The planes soared slowly across the smoky sunset and opened their massive bellies to release waves of red retardant late into the night.

Whenever a fire burns so close to town, complications over local welfare pile up fast, Cernicek said, but officials and volunteers in the Pinedale community worked quickly to establish order.

The Sublette County sheriffs closed Skyline Drive Road in the evening, barring the entrance with their trucks to protect locals from the flames and to clear the roads of onlookers so fire engines could pass through.

Members of Tip Top Search and Rescue fanned out to inform vacationers and locals about mandatory evacuations at the north and south ends of Fremont campgrounds, Lakeside Lodge and several residential subdivisions. “It was really scary,” said Dustin Witcher, an employee at Lakeside Lodge Resort and Marina. Witcher stood on the docks with the rest of the staff before sunset on Thursday and watched the flames crawl down the hill across Fremont Lake to the right of the Lodge. “I thought this place was toast.” Only seconds after the flames came into view, a sheriff drove up to the Lodge and demanded everyone to leave.

“It was split second, it all happened in a blur,” Witcher said, adding that he only had time to grab a few beers as the sheriff gave them the vague directions to wait in town. “When we drove out and turned onto the road, there were flames coming onto the road. They were pretty high.”

If the wind had carried the flames only about 200 yards further around the rim of Fremont Lake, the fire would’ve consumed the business that Greg Ptasnik had run for 15 years.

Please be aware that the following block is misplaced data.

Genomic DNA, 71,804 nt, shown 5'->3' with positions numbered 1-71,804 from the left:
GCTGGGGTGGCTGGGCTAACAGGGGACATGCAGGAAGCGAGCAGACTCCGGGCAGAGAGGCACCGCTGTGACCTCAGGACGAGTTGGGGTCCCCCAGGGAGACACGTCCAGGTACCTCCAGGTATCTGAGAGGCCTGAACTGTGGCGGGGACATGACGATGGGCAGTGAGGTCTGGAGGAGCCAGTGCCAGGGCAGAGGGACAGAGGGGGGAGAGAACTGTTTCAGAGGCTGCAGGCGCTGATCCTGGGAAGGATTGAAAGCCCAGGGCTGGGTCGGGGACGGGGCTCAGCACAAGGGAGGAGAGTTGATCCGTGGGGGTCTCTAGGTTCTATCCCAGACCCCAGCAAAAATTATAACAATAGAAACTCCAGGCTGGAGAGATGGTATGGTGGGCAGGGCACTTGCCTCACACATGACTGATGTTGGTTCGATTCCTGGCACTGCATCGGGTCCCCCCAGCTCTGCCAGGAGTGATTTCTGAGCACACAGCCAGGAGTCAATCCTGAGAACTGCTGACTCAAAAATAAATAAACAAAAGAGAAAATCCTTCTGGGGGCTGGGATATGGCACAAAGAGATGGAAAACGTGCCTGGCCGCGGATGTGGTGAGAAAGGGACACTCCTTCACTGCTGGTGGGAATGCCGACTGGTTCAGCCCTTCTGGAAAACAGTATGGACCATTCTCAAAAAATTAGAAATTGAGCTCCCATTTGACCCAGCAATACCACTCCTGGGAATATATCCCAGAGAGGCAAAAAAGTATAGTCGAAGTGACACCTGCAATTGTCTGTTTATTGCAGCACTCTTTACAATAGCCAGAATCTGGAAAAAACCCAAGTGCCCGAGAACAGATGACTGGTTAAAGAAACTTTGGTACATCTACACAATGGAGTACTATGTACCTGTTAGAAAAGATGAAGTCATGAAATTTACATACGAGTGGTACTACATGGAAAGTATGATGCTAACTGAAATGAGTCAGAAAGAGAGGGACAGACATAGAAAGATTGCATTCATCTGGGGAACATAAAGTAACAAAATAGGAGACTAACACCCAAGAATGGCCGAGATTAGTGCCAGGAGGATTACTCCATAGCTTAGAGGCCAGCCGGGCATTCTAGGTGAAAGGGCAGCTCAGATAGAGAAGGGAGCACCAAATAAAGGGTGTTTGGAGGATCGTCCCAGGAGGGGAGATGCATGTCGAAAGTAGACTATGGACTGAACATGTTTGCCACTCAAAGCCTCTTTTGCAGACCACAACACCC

“It’s amazing how wind and fire is so unpredictableand so quick,” Ptasnik said. “I really only had time to think about getting people out.”

After knocking on cabin doors and telling guests to leave, Ptasnik hopped into one of the Lodge’s rental boats and joined Tip Top Search and Rescue members zipping across the lake to transport campers who couldn’t evacuate via the closed road.

Sheriffs and volunteers established a central shelter in the Pinedale High School and also housed evacuees at Rendezvous Pointe and the Marina docks, where the water acted as a natural barrier.

“I’ve been near two other large wild land fires, and this beat them both,” said mayor’s assistant Lauren McKeever, referring to a 1994 fire in Kelly and a 2001 fire in Wilson, where the fire was located in a timber region and much closer to locals’ homes.

“It’s not often you only have a 10-minute warning (to evacuate). This came very close, very fast, and felt very dangerous.” A volunteer for Tip Top Search and Rescue, McKeever had been driving to warn districts around Skyline Drive to evacuate Thursday evening, and she swerved her car around immediately when she saw firefighters standing down to protect residences in her own subdivision, which she preferred not to name.